Rust has been gaining a lot of traction lately. Being in the Blockchain space, a lot of chains such as Solana uses Rust to develop smart contracts. There’s also an increase adoption of it in regards to high performance, memory safety, and concurrency benefits to name a few. In my opinion, it’s still a niche market (in terms of size) from both Companies’ adoption and the availability of talent out there. But I’m lucky enough to work on a low-level programming project.

In one of the small projects I’m working on Rust, I actually need to send huge amount of messages on to the cloud and Azure Event Hubs is my preferred choice for this solution. This is because I’ve used Kafka in the past, and the managed aspect of partitioning and scalability of it, is something I really like about Event Hubs. Not to mention, once it’s in Event Hubs; I can pretty much fan-out the messages to other Azure services.

Kafka Client

I know that under the hood, Azure Event Hubs is actually a managed Kafka service, and so I tried to look at various Kafka clients for Rust:


The problem I faced is that, it doesn’t support Kerberos and SASL authentication yet, and so that means I can’t use it to consume Azure Event Hubs topic.


I followed Adrian’s Blog and I actually made it work. After further tinkering, I found out that rust-rdkafka is just a wrapper of the C based library librdkafka . So in some ways, it defeats the purpose of using pure Rust as it brings a management overhead in the long run.

AMQP 1.0

Then I realized that Kafka itself uses AMQP 1.0 ! AMQP is a protocol that is used by other popular messaging platforms as well such as Microsoft Azure Service Bus and RabbitMQ . So this ultimately means that publishing and consuming messages from Azure Event Hubs using AMQP will work.

There are a lot of libraries in Rust to explore:

  • rust-amqp (not maintained)
  • dove (lacks SASL)
  • lapin (close but I have to create the Event Hubs decorator)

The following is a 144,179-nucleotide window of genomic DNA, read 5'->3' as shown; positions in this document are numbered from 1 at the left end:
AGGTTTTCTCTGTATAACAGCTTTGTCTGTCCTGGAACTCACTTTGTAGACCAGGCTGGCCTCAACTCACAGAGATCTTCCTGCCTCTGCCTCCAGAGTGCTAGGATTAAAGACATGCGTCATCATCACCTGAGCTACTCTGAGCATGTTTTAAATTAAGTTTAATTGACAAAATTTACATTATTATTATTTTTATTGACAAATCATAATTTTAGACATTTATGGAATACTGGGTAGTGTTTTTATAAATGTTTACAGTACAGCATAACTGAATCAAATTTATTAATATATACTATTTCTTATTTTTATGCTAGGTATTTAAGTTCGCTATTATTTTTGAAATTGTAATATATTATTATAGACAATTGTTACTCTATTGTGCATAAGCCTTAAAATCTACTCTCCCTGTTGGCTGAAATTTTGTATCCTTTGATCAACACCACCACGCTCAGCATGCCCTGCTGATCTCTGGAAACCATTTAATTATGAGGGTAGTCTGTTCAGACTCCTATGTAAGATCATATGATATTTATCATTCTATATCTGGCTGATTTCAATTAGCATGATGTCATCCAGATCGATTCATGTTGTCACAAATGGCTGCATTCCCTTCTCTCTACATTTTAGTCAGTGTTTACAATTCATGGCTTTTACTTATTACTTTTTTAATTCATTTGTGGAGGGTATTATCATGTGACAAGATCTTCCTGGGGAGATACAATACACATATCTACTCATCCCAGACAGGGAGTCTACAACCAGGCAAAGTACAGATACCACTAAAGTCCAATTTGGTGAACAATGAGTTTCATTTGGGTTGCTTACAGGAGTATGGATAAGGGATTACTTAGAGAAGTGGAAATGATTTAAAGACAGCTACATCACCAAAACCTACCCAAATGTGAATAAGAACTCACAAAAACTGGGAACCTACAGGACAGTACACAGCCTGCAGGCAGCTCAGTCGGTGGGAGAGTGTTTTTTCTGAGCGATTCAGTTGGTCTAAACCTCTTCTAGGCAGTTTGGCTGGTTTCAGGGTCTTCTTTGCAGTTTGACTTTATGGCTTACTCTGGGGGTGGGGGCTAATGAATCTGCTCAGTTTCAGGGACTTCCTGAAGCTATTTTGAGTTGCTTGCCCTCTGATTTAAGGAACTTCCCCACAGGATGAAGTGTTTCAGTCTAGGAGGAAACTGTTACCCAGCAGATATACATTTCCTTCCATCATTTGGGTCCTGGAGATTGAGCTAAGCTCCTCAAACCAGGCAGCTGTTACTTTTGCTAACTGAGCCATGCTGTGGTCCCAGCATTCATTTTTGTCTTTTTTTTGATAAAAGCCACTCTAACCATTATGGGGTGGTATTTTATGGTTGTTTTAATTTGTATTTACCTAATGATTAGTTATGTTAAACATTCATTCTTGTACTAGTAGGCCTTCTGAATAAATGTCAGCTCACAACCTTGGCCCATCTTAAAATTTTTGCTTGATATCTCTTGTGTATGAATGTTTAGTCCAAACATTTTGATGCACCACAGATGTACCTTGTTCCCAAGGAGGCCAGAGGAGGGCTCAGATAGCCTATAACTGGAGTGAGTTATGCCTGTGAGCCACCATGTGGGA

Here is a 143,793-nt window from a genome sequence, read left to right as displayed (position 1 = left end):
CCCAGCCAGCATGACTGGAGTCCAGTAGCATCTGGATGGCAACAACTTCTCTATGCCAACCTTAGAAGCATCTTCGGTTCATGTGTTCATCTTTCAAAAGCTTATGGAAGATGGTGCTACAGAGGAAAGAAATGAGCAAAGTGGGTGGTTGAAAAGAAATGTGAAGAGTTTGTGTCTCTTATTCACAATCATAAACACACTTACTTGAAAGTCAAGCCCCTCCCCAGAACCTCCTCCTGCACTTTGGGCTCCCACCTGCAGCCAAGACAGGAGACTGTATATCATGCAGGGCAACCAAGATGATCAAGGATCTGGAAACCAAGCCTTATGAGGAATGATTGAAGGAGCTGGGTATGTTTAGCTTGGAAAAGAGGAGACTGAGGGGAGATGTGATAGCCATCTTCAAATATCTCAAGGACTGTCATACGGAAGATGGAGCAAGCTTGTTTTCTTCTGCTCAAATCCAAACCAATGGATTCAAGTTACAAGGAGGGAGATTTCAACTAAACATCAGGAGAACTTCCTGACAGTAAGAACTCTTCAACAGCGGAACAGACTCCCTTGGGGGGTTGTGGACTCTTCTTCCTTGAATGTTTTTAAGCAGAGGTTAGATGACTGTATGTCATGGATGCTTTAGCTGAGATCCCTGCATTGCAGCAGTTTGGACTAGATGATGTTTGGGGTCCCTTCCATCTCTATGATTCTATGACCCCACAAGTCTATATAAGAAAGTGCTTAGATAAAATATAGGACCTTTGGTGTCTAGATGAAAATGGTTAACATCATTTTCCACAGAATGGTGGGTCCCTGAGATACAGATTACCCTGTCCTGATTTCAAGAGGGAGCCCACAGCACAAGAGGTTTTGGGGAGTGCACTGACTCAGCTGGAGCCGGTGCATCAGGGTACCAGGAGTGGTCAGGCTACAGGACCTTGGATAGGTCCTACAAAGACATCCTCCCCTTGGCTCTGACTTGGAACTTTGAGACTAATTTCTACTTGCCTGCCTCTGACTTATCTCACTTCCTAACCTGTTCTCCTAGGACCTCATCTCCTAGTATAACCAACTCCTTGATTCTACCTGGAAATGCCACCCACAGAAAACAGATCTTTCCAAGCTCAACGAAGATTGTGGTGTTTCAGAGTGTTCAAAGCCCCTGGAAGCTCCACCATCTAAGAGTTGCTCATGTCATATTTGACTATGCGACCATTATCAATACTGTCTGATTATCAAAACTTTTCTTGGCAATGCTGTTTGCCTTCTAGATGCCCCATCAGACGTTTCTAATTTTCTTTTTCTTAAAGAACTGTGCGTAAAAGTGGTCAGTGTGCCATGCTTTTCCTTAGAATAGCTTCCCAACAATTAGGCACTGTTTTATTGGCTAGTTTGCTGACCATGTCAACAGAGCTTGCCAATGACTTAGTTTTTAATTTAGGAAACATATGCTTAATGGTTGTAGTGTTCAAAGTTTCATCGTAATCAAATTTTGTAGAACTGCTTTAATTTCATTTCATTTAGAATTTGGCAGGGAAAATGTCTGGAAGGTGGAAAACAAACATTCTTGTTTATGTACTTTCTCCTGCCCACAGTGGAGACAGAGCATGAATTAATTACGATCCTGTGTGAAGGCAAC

The least option that I want to do is to actually implement a barebones AMQP from Tokio . Tokio is a way to use Asynchronous TCP and UDP  sockets for I/O. A lot of these pub/sub or messaging rust libraries are using Tokio.

Until I found this gem: fe2o3-amqp . This library is A rust implementation of AMQP 1.0 protocol based on serde and tokio.

It’s Rustin’ Time!

Clone the repository and go to this example .

On the same folder, create a .env file like this:

Note: It turns out, you don’t need to put the port 9093 in the host name.

Run the following commands:

cargo run --bin simple_sender

cargo run --bin simple_receiver

🙌 Congratulations! You were able to send and receive Event Hubs messages using Rust.

👀 Looking at the code

Some important bits to investigate (and manipulate) on the code.

The connection is actually secured using the SASL profile that you have in the environment file. It also uses TcpStreams from Tokio to establish secured connection in transit.

    let mut connection = Connection::builder()
        .sasl_profile(SaslProfile::Plain {
            username: sa_key_name,
            password: sa_key_value,

You then establish the session and sender (or receiver) object.

    let mut session = Session::begin(&mut connection).await.unwrap();
    let mut sender = Sender::attach(&mut session, "rust-simple-sender", event_hub_name)

You can edit these part of the code to send different messages. Notice that messages are parsed in to bytes before sending it to the Event Hubs.

    // Message will be randomly distributed to different partitions
    for i in 0..3 {
        // All of the Microsoft AMQP clients represent the event body as an uninterpreted bag of bytes.
        let data = format!("Message {}", i).into_bytes();
        let message = Message::builder()

        let outcome = sender.send(message).await.unwrap();
        outcome.accepted_or_else(|outcome| outcome).unwrap();

The sender (or receiver) object is flushed, as well as the session and connection.


Note that in some scenarios you may not need to open/close the connections as you might want to keep the connection open as the publisher keeps on sending messages.


As I was exploring this space, I also noticed that there’s an unofficial Azure SDK for Rust ! Maybe in the future Microsoft will support more Rust SDKs specially on the messaging side.


  • Azure Event Hubs is a managed Kafka and uses AMQP 1.0 under the hood. Any AMQP 1.0 library in any language, should allow you to send and receive messages.
  • fe2o3-amqp is a Rust library to consume and produce events from Azure Event Hubs.